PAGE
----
If you are like millions of government and private-sector workers, you hate your work computer. You hate Microsoft Outlook. You hate your official-issue mobile device — most likely a staid ol’ BlackBerry. So you set up your own processes to work with the hardware and software that you prefer, say Gmail and Android, whether or not your IT department says it’s OK. You may be happier and more productive, but you may also have circumvented the security features that cost your company, or Joe and Jane Q. Taxpayer, a lot of money. And if you’re in the military-industrial complex, you may have inadvertently contributed to the ongoing cyber-crisis.
Computer security giant Symantec Corp. is betting that defense customers, public and private, won’t try to crack down on today’s tech-savvy users opting for their own gear and software. For one, if IT departments actually could force people to use horrible old laptops and boring BlackBerries, this wouldn’t be a problem. And more importantly, government and private sector network users want to move to “the cloud” anyway, moving even some sensitive data to homes online to save money on storage and make it easier for users to access it anywhere. Security worries are the biggest thing holding this back, but Symantec has a whiz-bang new product that it hopes will push things past that — and potentially generate another huge windfall for the company.
Dubbed “O3,” or “ozone,” — because it’s a protective layer, get it? — Symantec wants to sell the feds new software that will link users’ identities with the stuff they’re permitted to access, but independent of specific hardware or applications. So if you work for DoD, let’s say, but you hate your government laptop and its email client, O3 would know the Hotmail identity you use instead and permit you to handle your messages and documents. Unlike a Virtual Private Network, which requires special software on your local machine to connect with a host, you’d use a web client to sign into O3, which would then let you access email, shared files or other stuff online from anywhere. Having a single account for every user — no matter how many third-party accounts they use for email, file sharing, databases or whatever — will make it much easier to keep networks secure, company officials say. And when an employee quits, it’s just a matter of eliminating their single ID, rather than having to try to trace back through the various services and logins they may have been using to do their job.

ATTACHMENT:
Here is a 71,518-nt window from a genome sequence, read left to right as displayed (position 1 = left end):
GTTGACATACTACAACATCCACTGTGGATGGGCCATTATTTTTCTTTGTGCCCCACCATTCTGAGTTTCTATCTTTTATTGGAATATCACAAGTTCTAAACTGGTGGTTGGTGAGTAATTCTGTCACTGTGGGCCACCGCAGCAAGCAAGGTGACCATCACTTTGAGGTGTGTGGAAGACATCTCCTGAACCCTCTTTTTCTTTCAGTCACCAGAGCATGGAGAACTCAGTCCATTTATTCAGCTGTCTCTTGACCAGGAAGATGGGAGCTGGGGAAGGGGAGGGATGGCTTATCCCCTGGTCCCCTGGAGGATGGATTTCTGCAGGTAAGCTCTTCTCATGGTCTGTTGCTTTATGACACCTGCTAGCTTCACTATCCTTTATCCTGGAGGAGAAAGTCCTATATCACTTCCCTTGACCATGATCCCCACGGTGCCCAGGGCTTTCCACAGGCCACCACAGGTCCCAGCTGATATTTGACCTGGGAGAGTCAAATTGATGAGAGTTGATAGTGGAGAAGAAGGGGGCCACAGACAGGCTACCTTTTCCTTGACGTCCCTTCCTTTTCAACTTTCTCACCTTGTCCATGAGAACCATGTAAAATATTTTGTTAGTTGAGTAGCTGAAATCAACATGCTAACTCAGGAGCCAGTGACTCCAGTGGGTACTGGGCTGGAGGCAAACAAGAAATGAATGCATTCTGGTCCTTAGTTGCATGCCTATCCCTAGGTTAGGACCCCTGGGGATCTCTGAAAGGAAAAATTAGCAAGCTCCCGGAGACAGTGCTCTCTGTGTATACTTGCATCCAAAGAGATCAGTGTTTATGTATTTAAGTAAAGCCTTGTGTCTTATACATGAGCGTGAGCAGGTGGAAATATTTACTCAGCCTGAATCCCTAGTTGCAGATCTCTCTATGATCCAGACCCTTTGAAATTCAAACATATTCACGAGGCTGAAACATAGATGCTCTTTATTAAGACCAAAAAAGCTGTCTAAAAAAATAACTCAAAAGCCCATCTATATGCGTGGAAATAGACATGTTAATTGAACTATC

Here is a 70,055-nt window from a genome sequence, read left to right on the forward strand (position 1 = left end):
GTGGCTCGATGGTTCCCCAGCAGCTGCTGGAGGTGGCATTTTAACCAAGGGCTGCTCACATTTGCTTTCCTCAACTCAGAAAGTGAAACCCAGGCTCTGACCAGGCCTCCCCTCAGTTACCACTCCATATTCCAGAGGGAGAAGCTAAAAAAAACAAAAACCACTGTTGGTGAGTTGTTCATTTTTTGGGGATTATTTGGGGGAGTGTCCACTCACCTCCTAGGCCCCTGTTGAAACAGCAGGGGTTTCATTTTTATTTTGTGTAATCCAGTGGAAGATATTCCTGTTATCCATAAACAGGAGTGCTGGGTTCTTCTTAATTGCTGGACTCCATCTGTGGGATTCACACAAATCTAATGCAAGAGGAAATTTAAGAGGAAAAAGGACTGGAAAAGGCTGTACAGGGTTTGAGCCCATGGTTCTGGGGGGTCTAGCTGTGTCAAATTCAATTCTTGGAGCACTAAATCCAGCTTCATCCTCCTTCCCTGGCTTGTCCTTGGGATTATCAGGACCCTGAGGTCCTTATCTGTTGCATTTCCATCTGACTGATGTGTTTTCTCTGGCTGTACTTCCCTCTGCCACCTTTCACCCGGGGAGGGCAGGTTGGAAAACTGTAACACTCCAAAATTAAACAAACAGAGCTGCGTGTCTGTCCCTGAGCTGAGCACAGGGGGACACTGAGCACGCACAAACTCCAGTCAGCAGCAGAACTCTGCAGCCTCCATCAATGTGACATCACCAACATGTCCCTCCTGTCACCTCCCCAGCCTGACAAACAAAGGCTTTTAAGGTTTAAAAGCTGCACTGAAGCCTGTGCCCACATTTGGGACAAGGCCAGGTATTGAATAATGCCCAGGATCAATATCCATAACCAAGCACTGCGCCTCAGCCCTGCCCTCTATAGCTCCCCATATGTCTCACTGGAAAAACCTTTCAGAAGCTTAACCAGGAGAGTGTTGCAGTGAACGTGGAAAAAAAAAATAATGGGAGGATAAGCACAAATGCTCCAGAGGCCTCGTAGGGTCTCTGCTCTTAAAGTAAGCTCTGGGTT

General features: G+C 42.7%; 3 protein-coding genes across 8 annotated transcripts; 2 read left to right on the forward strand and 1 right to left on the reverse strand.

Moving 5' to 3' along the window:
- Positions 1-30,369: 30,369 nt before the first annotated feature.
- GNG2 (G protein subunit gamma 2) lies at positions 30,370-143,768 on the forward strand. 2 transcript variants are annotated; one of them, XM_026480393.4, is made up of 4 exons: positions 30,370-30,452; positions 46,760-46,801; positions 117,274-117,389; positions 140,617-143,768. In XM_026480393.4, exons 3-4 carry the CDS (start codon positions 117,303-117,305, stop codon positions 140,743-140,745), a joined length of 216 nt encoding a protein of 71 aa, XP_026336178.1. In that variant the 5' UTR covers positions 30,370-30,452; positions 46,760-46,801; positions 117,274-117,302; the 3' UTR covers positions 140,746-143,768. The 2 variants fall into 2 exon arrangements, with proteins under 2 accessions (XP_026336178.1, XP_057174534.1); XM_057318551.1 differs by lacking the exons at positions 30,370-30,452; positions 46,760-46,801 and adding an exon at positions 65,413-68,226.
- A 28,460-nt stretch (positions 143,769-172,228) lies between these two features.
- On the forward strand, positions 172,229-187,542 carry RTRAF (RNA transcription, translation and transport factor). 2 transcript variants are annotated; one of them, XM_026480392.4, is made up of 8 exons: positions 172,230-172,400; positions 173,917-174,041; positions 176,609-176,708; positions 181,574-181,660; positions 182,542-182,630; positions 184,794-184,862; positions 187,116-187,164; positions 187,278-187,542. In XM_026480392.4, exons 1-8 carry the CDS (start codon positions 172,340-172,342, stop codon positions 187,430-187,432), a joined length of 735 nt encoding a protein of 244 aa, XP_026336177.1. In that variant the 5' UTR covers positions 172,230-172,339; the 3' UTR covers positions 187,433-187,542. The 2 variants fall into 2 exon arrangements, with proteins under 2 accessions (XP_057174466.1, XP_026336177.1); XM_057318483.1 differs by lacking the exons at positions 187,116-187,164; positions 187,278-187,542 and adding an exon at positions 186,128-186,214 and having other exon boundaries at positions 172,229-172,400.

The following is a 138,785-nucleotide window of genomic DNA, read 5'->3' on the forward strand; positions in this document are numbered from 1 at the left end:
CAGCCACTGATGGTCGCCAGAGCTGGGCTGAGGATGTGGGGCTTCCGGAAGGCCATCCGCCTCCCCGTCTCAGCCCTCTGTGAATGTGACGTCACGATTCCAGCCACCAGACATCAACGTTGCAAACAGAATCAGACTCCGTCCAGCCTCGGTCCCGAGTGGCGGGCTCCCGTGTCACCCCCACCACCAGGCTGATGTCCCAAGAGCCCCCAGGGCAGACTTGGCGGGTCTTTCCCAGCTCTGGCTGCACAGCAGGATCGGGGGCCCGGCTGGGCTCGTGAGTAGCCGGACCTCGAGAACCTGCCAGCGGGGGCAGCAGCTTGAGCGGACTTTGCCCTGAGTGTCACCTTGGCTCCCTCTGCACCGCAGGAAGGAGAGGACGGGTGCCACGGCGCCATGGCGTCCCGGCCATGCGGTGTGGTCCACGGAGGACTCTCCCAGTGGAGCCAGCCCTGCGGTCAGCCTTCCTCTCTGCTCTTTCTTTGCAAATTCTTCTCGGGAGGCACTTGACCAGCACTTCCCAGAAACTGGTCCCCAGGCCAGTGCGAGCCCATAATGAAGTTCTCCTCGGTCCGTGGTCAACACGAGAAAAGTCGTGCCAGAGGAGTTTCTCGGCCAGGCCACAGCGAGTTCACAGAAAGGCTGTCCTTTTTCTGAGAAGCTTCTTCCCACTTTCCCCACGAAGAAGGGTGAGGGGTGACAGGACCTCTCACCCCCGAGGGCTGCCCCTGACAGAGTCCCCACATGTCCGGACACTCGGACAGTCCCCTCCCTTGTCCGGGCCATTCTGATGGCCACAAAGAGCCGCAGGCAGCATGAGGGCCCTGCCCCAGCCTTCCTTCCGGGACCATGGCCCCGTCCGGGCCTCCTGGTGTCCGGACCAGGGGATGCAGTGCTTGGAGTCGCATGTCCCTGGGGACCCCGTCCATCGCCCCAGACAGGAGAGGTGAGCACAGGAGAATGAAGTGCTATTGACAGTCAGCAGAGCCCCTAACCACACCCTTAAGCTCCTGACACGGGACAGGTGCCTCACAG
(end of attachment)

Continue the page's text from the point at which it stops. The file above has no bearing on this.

“Identity management is a big issue,” said Jennifer Nowell, director of Symantec’s government solutions group. Government IT types are constantly complaining about their lack of control in this area, which can lead to cyber-bugs getting into official networks and sensitive information getting out.
The company is still working on its O3 concept, with the goal of rolling it out at some point over the next year, said Rob Koeten, “ozone’s” chief architect. So are the feds interested? Nowell and other company officials said they believe it’ll scratch a security itch that defense and other government customers can’t resist, given that it’ll make it safer to begin using more cloud services. Government agencies and corporations already are a patchwork of semi-official cloud arrangements, Koeten said, as HR departments or sales teams do their own deals to use online services, sometimes without clearing them with their own IT departments.
No matter what kind of whiz-bang new software capabilities come along, however, users will still be a key point of failure for any computer network. So even if Symantec can deliver on its promises, it may not be able to prevent another Wikileaks disclosure if someone, somewhere is determined to steal and leak information. And we can only imagine what kind of high-speed malware or viruses are already being written at this very moment to try to counter systems like “ozone” or others — one reason the cyber-security game is so profitable is that it never ends.